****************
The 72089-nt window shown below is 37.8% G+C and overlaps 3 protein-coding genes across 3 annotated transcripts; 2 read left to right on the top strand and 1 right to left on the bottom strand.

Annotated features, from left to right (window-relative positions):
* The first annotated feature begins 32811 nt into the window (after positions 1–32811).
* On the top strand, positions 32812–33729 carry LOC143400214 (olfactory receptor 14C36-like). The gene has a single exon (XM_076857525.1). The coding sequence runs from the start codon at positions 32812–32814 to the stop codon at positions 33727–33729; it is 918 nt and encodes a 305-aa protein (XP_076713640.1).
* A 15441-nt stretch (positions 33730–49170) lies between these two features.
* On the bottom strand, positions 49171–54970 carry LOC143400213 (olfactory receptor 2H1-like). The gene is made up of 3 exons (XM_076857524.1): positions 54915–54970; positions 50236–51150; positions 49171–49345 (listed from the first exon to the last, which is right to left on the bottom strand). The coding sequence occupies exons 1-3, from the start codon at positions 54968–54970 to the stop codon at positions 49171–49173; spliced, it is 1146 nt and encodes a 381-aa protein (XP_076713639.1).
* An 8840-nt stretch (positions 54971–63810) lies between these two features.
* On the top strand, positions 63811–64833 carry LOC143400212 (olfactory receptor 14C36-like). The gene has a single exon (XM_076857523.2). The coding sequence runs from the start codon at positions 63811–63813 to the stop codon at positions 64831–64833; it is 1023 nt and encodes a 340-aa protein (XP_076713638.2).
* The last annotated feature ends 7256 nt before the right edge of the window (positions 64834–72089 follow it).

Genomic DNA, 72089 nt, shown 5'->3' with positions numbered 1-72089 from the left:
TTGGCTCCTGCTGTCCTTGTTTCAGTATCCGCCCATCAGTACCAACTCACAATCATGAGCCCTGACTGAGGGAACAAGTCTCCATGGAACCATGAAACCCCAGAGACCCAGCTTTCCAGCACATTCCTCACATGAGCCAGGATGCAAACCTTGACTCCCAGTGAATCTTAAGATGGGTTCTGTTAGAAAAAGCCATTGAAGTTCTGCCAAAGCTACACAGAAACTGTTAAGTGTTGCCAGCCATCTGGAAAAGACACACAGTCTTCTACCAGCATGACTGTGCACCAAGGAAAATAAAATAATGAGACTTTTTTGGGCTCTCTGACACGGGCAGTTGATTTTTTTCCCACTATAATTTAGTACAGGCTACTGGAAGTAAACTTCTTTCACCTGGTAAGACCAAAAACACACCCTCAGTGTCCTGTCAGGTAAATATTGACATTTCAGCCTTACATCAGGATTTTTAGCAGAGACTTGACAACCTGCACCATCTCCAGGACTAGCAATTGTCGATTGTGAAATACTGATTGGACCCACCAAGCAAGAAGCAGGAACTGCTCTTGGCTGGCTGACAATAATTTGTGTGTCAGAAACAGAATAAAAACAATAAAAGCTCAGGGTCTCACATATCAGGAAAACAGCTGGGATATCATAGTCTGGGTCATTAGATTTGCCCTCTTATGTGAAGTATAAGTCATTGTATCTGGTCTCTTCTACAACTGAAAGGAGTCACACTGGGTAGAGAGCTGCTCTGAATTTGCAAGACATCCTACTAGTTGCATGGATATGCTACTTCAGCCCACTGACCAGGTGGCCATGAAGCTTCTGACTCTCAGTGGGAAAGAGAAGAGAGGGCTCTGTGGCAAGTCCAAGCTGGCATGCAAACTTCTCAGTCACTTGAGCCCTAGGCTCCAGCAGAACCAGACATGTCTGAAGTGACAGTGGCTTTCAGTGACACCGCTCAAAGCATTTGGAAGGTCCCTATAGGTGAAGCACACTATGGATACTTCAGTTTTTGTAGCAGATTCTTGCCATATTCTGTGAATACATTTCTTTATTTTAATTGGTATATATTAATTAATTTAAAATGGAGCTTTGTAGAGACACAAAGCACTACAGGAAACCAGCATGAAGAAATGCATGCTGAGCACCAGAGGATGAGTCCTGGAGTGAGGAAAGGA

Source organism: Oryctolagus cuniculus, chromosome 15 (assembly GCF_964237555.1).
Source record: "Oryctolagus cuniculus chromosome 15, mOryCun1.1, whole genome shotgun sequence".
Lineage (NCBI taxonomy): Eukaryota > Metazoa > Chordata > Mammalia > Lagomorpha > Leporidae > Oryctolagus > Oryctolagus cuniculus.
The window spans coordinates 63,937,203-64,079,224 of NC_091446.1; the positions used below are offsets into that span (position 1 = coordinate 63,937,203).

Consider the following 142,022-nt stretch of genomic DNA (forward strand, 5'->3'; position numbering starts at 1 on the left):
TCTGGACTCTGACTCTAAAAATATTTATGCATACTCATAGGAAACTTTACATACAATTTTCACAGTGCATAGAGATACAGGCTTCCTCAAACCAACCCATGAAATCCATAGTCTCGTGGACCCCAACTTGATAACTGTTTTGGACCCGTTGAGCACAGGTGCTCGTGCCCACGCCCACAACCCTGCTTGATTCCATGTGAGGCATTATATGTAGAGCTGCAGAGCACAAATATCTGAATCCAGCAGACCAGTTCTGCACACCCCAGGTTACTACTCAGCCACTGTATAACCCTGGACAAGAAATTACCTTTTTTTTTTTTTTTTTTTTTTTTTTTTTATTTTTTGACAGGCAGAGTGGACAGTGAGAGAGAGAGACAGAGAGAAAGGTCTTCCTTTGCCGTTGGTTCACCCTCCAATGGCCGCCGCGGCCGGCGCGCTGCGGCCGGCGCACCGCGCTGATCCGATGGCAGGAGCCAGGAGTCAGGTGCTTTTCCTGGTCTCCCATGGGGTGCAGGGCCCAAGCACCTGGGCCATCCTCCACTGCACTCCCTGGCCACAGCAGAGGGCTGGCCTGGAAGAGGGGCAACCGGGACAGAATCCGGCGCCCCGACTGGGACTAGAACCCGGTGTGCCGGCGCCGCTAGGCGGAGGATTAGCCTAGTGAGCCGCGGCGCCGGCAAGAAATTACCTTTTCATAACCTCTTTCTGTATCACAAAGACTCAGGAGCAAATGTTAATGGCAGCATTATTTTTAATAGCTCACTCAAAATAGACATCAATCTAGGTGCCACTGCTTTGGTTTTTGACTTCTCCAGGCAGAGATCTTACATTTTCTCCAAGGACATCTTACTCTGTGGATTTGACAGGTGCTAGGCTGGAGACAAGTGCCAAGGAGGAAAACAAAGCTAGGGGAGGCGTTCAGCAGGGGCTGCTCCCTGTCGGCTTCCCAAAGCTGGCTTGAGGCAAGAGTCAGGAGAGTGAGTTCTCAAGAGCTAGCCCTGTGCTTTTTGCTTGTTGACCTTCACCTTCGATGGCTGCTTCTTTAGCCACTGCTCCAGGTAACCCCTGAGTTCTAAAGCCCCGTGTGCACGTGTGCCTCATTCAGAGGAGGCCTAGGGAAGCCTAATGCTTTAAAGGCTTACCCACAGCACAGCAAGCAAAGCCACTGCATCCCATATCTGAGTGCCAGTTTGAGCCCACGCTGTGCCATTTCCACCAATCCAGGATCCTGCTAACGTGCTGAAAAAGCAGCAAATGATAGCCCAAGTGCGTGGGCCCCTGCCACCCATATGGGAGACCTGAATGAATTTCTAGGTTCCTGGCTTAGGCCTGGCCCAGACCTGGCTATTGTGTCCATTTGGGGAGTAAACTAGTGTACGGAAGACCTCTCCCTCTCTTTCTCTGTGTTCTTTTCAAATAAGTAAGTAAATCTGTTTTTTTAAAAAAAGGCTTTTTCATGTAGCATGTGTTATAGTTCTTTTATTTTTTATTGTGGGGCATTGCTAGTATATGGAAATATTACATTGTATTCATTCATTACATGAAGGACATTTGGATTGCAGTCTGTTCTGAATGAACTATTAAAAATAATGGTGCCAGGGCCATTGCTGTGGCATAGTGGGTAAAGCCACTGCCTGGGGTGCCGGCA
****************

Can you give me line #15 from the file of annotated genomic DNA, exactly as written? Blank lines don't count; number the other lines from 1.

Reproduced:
The window spans coordinates 63,937,203-64,079,224 of NC_091446.1; the positions used below are offsets into that span (position 1 = coordinate 63,937,203).